Argument for the canine ability to work aged trails and car trails
In November 2004, VK9 and another team were working a missing person case for the Sheriff’s Office in Harnett County, North Carolina. On the conclusion of that case, the teams were approached and asked if we would help the detectives with a cold case. A man’s body had been found alongside a rural road. He had been brutally murdered. The officers wanted to know if we could trail the man’s movements from the PLS in an effort to determine where he had been or where he might have been killed. The handlers specifically asked the officers to not tell them very much about the case to prevent the handlers from influencing the dogs’ movements. The handlers were taken to the man’s residence where he had been last seen leaving alive the previous evening, prior to his body being discovered, and the clothing the man was wearing at the time of his death was made available to make scent pads.
K-9 Patton, a BH, started off at the man’s residence leaving the trailer park and trailing though the residential area, reaching a construction lay-down yard (an area where construction equipment and materials are temporarily stored) a distance of approximately one mile from the PLS. There Patton was halted and another team was started. Two more Bloodhounds started separately but duplicated Patton’s search of the storage yard then left the area heading down the road entering the county. A short distance down this road, both dogs appeared to ‘hang-up’ and started backtracking to the man’s residence.
K-9 Jack, a German shorthaired pointer, was started next at the entrance of the storage yard. Jack also went search through the yard before exiting the area on the county road. Jack continued down the road passing the point where the other two dogs had stopped. K9 Jack continued pulling strongly until reaching a bridge located about a mile from the construction yard. At the bridge, the dog started circling and crossing back and forth just in front of the bridge before, again, taking off strongly down the road. The flanking officer informed the handler that the area the dog had stopped and was circling was where the body had been discovered. The team continued turning onto several different roads. At one point, approximately 2 miles where the body had been located, the dog left the road to indicate at a pair of filled trash bags thrown off and up into a field. Investigation revealed that the bags were filled with bloody material consistent with material that had been recovered with body (later lab testing confirmed the blood to be from the murdered man). It must be also noted that K9 Jack had by-passed other bags of trash, numerous road-killed deer, and other refuse without the slightest interest.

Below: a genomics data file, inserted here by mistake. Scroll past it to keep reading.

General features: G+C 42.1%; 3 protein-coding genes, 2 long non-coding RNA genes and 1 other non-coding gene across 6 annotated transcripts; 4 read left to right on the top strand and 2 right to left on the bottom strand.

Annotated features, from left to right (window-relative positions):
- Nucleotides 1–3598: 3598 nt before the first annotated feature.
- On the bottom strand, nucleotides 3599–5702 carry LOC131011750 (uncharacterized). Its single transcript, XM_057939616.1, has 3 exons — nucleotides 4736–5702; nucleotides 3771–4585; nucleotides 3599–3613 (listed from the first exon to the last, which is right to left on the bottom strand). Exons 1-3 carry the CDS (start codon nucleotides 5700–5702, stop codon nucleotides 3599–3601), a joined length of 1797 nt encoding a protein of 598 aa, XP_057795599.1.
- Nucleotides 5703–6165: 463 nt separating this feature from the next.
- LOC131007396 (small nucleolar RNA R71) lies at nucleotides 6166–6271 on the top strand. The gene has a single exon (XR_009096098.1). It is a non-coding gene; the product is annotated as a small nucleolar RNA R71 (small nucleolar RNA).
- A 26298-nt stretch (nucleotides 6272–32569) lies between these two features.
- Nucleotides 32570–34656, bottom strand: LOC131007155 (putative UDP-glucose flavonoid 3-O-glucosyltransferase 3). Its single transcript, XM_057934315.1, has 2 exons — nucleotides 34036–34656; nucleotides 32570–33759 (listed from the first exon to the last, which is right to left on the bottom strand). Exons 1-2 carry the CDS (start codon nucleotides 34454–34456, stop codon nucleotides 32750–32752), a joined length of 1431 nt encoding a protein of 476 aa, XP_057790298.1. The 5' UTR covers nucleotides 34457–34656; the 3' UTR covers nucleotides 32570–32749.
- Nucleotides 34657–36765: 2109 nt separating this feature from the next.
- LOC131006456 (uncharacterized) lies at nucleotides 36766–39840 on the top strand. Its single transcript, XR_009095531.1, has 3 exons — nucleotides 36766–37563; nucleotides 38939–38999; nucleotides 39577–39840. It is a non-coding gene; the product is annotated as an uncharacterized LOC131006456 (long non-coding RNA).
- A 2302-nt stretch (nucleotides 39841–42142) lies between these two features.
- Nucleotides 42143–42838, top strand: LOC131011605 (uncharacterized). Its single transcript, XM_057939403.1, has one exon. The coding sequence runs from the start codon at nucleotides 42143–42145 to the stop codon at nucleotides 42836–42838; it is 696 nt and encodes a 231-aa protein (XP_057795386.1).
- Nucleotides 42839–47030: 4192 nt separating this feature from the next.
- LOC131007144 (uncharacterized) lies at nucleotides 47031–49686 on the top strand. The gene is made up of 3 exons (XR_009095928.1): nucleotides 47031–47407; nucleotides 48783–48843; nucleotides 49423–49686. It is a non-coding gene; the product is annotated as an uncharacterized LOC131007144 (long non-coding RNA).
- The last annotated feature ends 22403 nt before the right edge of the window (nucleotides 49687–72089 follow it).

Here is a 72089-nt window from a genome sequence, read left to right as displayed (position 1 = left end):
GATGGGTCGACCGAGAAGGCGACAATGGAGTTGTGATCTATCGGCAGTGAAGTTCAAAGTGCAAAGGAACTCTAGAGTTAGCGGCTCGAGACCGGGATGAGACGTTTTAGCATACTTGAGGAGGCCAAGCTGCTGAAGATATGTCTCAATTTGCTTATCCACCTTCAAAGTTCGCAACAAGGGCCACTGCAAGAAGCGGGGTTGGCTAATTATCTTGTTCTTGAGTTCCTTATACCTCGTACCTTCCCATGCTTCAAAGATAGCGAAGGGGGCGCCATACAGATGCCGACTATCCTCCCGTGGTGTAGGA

K9 Jack continued on an additional 2 miles before being halted to rest. When restarted, the dog worked another 2 miles before being placed into a vehicle to do "jump trailing". In Jump Trailing, the dog is moved by vehicle and restarted just before an intersecting road. Once the dog has determined a direction of travel (either turning or continuing straight), the dog is again moved by vehicle to the next intersection. This continued for the next 7-8 miles reaching the next town. There the dog started working into the residential areas. Jack was halted for fatigue and another dog was started. This dog continued into the town working through this area before being halted due to fatigue and darkness.
The next day the handlers placed the dogs at several exit roads from the town where the dogs turned to work back into the town. At this time all dog work was ceased due to canine fatigue. At this point the teams requested, and were given, further case information to write their reports. Documents revealed that the murder had occurred a little over a month prior to the dogs working it (32 days).
Since more than one dog (there were 4) worked this case, successfully, and their performances have been repeated several times since then on similar, or older, aged scent work; it gives validity on the dog’s ability to work an aged trail. Other handlers, from across the United States have reported similar successes so it is not just a few dogs or specific breeds being able to do this.
Both Cases have been LE documented with agency letters.